They say the stock market doesn’t peak until the last bear turns bullish. Bull markets “die on euphoria,” as the late Sir John Templeton used to say.
When it comes to Joe and Joanna Q. Public, it doesn’t look like we are anywhere near that — yet.
Mutual-fund and exchange-traded-fund investors have been selling out of the stock market all through the rally that began last fall, and they are still doing it. They sold another $5.5 billion in stock-market holdings last week, on top of $5.5 billion sold during the month of July, according to the Investment Company Institute, the fund industry’s trade association.
In total they’ve cashed out $102 billion so far this year, and $181 billion since the rally began last October.
Predictably, they were buying during the boom in 2021 and into 2022. They only started selling out of stocks again in the spring of 2022, when the bear market had really taken hold. And they’ve carried on doing so.
It’s the usual story. People typically buy and sell at the wrong times.
The numbers are in contrast with the story line that pops up in the media every so often, that the market is euphoric or in a dangerous mania.
Much of this is driven by sentiment regarding the hottest stocks, notably Tesla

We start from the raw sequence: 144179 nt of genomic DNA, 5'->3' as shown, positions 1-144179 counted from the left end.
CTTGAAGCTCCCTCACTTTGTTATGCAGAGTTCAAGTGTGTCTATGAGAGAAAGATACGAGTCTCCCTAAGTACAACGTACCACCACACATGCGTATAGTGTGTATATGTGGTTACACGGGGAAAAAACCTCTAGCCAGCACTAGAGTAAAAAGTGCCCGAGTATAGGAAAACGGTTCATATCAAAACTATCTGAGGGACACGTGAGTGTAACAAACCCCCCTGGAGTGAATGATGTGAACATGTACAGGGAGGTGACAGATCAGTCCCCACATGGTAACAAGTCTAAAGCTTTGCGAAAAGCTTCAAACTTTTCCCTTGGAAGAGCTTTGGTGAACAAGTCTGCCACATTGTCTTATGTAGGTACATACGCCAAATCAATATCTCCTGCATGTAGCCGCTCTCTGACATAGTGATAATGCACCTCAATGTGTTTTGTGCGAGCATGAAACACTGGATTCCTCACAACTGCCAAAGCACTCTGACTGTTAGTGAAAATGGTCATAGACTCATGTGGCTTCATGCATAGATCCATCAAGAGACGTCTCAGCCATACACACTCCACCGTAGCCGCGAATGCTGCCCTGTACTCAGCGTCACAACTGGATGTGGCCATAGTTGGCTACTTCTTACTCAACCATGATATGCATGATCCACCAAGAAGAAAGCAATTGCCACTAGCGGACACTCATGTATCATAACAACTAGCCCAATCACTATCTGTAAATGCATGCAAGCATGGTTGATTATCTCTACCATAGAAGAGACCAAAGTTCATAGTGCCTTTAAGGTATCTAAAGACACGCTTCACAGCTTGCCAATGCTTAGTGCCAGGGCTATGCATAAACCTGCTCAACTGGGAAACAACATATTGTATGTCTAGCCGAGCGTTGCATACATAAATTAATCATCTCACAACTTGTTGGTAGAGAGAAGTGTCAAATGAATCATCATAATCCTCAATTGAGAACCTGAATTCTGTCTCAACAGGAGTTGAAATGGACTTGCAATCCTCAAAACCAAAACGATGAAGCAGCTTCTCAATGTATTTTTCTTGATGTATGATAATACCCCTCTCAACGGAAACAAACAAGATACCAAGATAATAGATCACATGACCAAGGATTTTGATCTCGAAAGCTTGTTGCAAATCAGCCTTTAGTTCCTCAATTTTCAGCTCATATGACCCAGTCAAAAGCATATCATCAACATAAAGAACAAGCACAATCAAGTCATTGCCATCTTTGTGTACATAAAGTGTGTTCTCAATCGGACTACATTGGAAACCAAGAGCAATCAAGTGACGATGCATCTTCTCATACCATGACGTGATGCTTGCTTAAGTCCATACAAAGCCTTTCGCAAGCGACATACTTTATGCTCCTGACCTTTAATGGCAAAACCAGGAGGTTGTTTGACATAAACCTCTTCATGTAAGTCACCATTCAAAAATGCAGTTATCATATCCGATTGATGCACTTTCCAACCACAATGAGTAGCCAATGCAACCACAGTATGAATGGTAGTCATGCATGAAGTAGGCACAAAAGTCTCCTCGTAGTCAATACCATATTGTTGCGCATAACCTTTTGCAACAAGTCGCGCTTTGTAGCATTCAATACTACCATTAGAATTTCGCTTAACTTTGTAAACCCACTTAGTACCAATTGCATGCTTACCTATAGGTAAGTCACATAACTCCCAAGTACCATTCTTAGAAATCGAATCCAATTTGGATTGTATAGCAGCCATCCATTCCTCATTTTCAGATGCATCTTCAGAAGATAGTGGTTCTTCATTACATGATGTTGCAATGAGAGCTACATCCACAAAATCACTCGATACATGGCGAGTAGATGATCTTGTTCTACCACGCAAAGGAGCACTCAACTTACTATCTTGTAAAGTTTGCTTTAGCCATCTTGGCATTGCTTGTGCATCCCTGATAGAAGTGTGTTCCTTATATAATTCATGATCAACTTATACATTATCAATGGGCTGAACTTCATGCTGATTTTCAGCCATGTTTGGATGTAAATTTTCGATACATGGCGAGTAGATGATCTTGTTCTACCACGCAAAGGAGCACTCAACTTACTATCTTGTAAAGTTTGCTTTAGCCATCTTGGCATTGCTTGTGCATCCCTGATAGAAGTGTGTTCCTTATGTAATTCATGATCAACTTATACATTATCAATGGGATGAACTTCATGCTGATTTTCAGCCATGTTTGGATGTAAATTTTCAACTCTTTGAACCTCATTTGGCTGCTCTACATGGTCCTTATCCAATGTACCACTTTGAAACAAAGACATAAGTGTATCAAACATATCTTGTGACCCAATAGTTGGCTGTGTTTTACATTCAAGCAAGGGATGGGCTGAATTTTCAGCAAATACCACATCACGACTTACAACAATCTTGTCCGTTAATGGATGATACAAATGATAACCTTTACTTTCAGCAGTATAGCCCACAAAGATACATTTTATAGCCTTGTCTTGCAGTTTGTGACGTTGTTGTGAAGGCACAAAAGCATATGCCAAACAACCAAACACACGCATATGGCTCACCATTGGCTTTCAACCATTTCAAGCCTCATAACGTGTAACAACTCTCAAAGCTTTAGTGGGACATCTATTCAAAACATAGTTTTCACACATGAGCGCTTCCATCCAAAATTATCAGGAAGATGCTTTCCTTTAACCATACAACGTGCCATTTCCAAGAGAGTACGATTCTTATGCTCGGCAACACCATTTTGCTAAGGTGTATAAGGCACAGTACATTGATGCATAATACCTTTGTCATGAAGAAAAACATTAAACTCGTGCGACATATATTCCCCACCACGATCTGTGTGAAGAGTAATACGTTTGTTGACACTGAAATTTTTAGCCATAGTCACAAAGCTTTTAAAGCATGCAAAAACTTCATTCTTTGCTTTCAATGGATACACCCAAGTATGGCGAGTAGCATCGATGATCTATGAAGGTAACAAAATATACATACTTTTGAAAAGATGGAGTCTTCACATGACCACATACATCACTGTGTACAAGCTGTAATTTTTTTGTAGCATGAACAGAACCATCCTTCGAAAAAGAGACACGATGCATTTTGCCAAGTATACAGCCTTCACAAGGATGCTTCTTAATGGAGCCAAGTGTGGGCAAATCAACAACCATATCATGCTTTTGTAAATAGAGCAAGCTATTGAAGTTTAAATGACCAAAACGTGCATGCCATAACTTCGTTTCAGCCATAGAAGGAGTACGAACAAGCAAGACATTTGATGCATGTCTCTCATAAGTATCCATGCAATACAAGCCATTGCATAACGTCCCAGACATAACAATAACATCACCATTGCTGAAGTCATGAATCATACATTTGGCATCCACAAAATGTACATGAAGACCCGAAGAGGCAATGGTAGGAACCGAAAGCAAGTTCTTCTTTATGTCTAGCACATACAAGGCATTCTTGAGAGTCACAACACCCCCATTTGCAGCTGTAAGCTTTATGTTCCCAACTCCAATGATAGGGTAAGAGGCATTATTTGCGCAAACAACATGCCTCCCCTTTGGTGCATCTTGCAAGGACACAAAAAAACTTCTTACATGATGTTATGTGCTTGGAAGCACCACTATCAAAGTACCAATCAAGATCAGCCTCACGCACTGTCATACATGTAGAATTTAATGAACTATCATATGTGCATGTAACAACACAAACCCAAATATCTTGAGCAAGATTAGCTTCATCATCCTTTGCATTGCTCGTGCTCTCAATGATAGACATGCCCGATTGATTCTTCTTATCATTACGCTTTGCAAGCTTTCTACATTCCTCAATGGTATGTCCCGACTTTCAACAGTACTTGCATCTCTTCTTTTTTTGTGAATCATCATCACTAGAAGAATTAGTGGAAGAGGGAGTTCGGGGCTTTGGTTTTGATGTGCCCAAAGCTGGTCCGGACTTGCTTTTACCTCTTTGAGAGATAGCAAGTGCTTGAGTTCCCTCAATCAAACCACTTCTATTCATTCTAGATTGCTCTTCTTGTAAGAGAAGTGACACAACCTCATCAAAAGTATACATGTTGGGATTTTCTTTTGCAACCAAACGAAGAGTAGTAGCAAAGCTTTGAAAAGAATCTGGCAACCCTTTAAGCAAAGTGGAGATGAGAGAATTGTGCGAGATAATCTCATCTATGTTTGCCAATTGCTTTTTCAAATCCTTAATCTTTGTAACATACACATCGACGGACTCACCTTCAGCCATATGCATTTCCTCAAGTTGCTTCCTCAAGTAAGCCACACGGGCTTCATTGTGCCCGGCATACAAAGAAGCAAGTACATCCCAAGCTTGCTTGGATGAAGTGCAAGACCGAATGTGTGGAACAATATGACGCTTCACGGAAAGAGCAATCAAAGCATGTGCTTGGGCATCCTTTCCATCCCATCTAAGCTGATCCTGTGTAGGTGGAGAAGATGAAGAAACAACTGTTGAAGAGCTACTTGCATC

Vandatrack, a company that monitors the purchases of individual stocks and of ETFs, has reported surges of retail buying at points during the year, including early July, though much of it was concentrated in the most popular names.
The American Association of Individual Investors’ “sentiment survey” continues to show ominously high levels of optimism, but those are just opinions — about which there is a well-known saying.
The overall numbers regarding the public as a whole are obscured by a massive long-term shift that is under way among individual investors. For years now they have been selling out of higher-fee traditional mutual funds and moving money into lower-cost exchange-traded funds. Only the combined numbers, showing what’s happening across both types of funds, captures the full picture of what fund investors are doing with their money. And they in turn do not include purchases of individual names.
While investors have been selling the rally in stocks, the same isn’t true for bonds. The public is back pouring money into bond funds aggressively, investing $37 billion just in July and $160 billion so far this year. That nearly reverses the $225 billion they pulled out of bond funds during last year’s rout.
Buy high, sell low — the usual.
If the public is still holding off on buying stock funds, it suggests the stock market’s rise has further to go.
We will get numbers next week from BofA Securities regarding what the big institutional investors are doing. They, too, have been holding aloof from stocks and maintaining bigger than usual cash balances.
It isn’t a certainty that these people will all turn bullish and start pouring money back into the market just before it turns south again. But that’s the way to bet.